Having laid the groundwork to make SEPs easier to invalidate in Europe, Karachalios, along with Apple-consultant and ougoing IEEE-SA President Don Wright have been very active in China on SEP matters. Since at least 2008 (p6) both have proactively lobbied Chinese regulators about SEPs. These actions culminated in meetings with China’s NDRC that gave the Chinese regulators more ammunition in their use of anti-trust as a weapon against foreigners. Karachalios’ efforts in this regard – intentional or not – has had the effect of transforming reams of previously unavailable materials directly relevant to SEPs into prior art and also pushing back the prior date of such materials with the net effect of making it easier to invalidate SEPs.
Looking further back into his positions, some 15 years ago Karachalios was a founding member of the Munich branch of ATTAC that has been characterized as an anti-globalization, protectionist NGO. This is not that far off the mark, as in his 2009 presentation in Beijing Karachalios described the existing SEP system as part of what he terms the “Washington Consensus” where the “the setting of standards will remain a battleground between these powerful players. The ultimate reward: the ‘golden patent’ with its potential for technological lock-in.” (p7) Karachalios went on to point to four possible doom and gloom scenarios that are the result of the patent system. He notes: “To put it in a sentence: we think that patent proliferation with many me-too inventions in the field of ICT standards have the potential to lead both systems, standards and patents, into a serious crisis.” (p10) Other than the very odd fact that a then employee of a patent office thinks that there are too many inventions in ICT, he then goes to propose cooperation between standards organizations, competition authorities, and patent offices. Only by so doing government “attenuate rising geopolitical tensions and technological nationalism which threaten to fragment the world again into antagonistic trade and geopolitical blocks.” (p12). All of this seems suitable for an angry founder of an anti-globalization anti-patent NGO. But how does it fit with the values of an international organization aimed at advancing technological innovation for the benefit of humanity? It doesn’t. You cannot “advance innovation” with a biased anti-patents approach that treats any invention as a “me too”. It takes a more nuanced approach to run IEEE-SA.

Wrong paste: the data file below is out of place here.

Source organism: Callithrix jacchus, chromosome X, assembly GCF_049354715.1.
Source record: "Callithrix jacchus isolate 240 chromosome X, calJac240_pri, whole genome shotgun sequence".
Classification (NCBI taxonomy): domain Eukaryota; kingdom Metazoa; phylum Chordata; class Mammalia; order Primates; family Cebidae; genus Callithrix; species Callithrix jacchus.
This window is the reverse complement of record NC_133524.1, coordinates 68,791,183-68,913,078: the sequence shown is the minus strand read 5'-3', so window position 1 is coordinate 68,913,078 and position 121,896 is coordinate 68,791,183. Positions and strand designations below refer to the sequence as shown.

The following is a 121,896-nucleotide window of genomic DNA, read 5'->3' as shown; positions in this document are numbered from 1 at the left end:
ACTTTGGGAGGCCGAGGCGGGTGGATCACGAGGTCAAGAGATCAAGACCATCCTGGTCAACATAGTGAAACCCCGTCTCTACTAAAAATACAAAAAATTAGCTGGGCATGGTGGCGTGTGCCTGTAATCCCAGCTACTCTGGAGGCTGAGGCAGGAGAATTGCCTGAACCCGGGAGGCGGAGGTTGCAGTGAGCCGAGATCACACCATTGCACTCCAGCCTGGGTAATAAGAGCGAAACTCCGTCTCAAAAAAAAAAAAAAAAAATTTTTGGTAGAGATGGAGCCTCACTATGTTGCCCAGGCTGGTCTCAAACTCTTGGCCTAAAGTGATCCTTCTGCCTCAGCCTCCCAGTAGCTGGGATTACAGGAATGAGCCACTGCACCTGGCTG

A similar paradox is reflected in Karachalios’ call for a need for standards bodies to overcome the trend of restricting the flow of information, and how the IEEE (as opposed to other organizations) provides for open participation and collaboration, while performing the real management of the IPR policy behind closed door meetings. Under Karachalios’ watch, the management of IEEE, which used to take place through open boards such as the Standards Board and Board of Governors, has effectively been transferred to the all mighty secret Strategic Planning Portfolio Management Committee (SPCC). The SPCC meets only in closed doors, it doesn’t keep or publish any agendas and minutes and it is conveniently made up of only 5 (!) members that include Karachalios and his side-kick Don Wright. As noted earlier, Karachalios ignorance with respect to competition law, is perhaps what entangled the IEEE in a costly DOJ investigation under his watch. Given DOJ’s focus on good governance and balance, closed door initiatives such as the SPCC may well pave the way for additional investigations.
So how did an international organization focused on innovation come to hire a radical anti-globalization patent hater to manage it, let alone when according to its 2018 annual report 37% of its revenue is derived from proprietary periodicals such as IEEE Xplore?
Life is full of mysteries. The only clear thing is the hope for the broader IEEE organization (beyond the standards association) to wake up and correct this if it wants to have a viable thriving future. Until that happens, it seems wise to stay away from standards such as Wi-Fi, because it is unclear to where the current leadership is taking the IEEE, or how it can “advance technology” or innovation when it is guided by an anti-patent agenda.